Solution vs Suite: Adobe’s new Digital Publishing platform explained.


Digital Publishing Suite

In early 2010, software giants Adobe worked with Wired magazine in New York and San Francisco and developed a brand new and highly innovative digital publishing system, Adobe Digital Publishing Suite, for publishers to create and publish interactive versions of their magazines for the newly-launched iPad.

Adobe’s aim was to create a system where magazine teams could work with an updated version of InDesign – the leading layout design software – and manipulate their existing magazine layouts, to publish an interactive touchscreen version of the print magazine, all without requiring to know a line of code.

The two teams collaborated over several months to create a workflow concept, and a number of ‘plug-ins’ for InDesign, and these appeared as an update to the design tool, in the form of interactive panels. The designer could manipulate elements on the layout (eg: text boxes, colour panels, image frames, icons) into galleries, hot spots, web links, video content and animated features.
Adobe also developed a system where the magazine team could all take part, via an online sign in. The route to publishing a digital edition involved three or four different elements: the additional design layout, the interactive elements, the ‘folio’ format for publishing an issue, and the app which would house the published issues and purchase information.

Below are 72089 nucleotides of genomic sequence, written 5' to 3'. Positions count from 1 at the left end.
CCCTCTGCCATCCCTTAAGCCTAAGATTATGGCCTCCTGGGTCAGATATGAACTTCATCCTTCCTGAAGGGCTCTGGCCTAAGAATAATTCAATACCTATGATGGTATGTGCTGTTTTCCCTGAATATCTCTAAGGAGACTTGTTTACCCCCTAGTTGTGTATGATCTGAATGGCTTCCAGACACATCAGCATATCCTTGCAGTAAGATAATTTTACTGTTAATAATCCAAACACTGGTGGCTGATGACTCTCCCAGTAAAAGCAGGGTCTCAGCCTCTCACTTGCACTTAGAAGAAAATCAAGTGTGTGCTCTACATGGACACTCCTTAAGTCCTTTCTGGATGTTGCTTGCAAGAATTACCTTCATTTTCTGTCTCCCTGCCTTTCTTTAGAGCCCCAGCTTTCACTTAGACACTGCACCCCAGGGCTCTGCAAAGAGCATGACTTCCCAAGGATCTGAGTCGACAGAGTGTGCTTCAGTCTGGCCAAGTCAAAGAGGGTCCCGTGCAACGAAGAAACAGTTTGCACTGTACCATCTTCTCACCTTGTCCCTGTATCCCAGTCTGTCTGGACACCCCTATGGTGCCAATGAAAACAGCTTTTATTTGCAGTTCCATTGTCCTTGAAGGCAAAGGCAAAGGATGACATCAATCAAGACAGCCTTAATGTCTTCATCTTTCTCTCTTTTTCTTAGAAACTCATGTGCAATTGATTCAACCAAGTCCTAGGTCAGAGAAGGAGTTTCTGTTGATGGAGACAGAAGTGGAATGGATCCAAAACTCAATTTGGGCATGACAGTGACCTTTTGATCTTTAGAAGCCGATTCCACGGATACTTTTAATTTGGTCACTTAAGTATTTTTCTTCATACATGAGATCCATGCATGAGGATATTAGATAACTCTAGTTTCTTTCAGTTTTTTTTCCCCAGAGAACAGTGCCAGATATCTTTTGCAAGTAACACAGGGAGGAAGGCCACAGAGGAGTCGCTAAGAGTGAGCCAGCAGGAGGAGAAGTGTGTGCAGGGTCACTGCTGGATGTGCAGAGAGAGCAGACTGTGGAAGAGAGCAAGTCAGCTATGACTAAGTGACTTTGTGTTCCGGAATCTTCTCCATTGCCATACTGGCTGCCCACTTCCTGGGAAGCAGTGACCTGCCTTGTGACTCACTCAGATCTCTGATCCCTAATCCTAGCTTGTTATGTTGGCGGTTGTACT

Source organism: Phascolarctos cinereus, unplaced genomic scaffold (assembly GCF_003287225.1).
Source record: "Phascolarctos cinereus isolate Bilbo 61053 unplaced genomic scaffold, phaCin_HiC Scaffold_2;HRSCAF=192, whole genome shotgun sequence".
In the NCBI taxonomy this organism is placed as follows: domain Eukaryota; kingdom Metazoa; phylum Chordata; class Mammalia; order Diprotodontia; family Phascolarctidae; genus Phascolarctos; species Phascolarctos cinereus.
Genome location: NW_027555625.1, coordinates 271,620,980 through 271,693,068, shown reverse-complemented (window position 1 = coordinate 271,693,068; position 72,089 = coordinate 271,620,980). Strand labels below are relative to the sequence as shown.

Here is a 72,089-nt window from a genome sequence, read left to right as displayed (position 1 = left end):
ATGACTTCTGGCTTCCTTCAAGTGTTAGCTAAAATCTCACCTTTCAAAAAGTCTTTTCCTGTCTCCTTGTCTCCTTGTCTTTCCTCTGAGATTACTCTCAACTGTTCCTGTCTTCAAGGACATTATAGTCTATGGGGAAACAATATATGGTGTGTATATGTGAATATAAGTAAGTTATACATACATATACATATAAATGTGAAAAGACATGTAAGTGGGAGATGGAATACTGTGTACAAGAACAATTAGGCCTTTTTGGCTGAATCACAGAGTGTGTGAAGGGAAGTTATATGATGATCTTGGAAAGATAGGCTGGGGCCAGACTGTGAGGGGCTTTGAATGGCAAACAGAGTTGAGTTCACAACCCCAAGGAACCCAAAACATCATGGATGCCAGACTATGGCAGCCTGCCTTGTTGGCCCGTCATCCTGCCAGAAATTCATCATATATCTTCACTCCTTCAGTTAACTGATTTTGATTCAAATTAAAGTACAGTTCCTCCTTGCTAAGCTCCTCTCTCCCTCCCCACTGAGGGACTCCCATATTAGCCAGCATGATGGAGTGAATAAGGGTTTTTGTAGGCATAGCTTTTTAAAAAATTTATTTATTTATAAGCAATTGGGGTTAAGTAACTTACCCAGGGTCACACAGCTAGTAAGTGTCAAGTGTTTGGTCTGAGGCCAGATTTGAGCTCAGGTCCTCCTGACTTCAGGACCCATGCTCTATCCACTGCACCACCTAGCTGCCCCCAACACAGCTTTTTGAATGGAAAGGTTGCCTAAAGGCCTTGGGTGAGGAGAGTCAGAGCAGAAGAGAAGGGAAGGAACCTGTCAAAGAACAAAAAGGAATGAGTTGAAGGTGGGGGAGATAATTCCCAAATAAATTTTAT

All this was developed without actually using, or even seeing an iPad. Adobe had a battery pack, a simple operating system and stuck it on a Dell laptop touchscreen monitor as a prototype to work with. Can you imagine that even now, five years later?

The initial pilot with WIRED went well, and Condé Nast later launched the majority of their top magazines using DPS. In mid 2011, DPS was publicly launched as a Professional and Enterprise level license model, and many of the top selling magazine apps were created using DPS over the following years.

Digital Publishing Solution 2015

The world of digital publishing has changed – there are now a multitude of devices, a multitude of new and more innovative digital publishing platforms were thriving, working with responsive HTML at their core. Across the publishing industry, issue downloads haven’t grown as much as first hoped, and things have moved forward – enter – article-based continuous publishing.

The decision was made to move onwards in a whole new direction – with a new system completely built from the ground up. Adobe wanted to develop a way of publishing content which matched the swing towards continuous publishing – and after 10 months of quick thinking and development, Adobe Digital Publishing Solution was launched in New York, in July 2015.

The aim was to create a system that had better integration with publishers’ content management systems, eg. – WordPress, Drupal. Integration into Adobe’s Marketing Cloud, and Adobe Experience Manager, was high on the agenda, and the ability to offer a simpler, slicker route for the content to reach the device, and for the storefront and browse pages to be modified without requiring a whole new app submission to app stores.